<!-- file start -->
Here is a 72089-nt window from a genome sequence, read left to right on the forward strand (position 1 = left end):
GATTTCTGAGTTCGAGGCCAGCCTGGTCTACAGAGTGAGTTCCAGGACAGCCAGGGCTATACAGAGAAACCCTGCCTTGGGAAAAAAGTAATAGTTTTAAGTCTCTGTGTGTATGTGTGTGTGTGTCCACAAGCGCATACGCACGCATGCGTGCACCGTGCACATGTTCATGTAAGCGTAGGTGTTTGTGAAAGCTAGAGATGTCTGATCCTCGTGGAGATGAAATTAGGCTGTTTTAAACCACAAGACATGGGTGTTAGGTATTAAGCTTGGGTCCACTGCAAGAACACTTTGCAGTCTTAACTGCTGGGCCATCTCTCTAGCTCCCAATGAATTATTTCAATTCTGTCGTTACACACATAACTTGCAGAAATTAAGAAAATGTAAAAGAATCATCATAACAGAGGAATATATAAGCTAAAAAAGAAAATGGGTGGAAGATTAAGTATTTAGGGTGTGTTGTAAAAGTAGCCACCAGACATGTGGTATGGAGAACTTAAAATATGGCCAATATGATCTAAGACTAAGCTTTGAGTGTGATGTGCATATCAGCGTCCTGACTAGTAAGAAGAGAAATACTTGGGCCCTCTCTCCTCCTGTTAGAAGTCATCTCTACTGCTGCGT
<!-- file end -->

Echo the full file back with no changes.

Here is a 72089-nt window from a genome sequence, read left to right on the forward strand (position 1 = left end):
GATTTCTGAGTTCGAGGCCAGCCTGGTCTACAGAGTGAGTTCCAGGACAGCCAGGGCTATACAGAGAAACCCTGCCTTGGGAAAAAAGTAATAGTTTTAAGTCTCTGTGTGTATGTGTGTGTGTGTCCACAAGCGCATACGCACGCATGCGTGCACCGTGCACATGTTCATGTAAGCGTAGGTGTTTGTGAAAGCTAGAGATGTCTGATCCTCGTGGAGATGAAATTAGGCTGTTTTAAACCACAAGACATGGGTGTTAGGTATTAAGCTTGGGTCCACTGCAAGAACACTTTGCAGTCTTAACTGCTGGGCCATCTCTCTAGCTCCCAATGAATTATTTCAATTCTGTCGTTACACACATAACTTGCAGAAATTAAGAAAATGTAAAAGAATCATCATAACAGAGGAATATATAAGCTAAAAAAGAAAATGGGTGGAAGATTAAGTATTTAGGGTGTGTTGTAAAAGTAGCCACCAGACATGTGGTATGGAGAACTTAAAATATGGCCAATATGATCTAAGACTAAGCTTTGAGTGTGATGTGCATATCAGCGTCCTGACTAGTAAGAAGAGAAATACTTGGGCCCTCTCTCCTCCTGTTAGAAGTCATCTCTACTGCTGCGT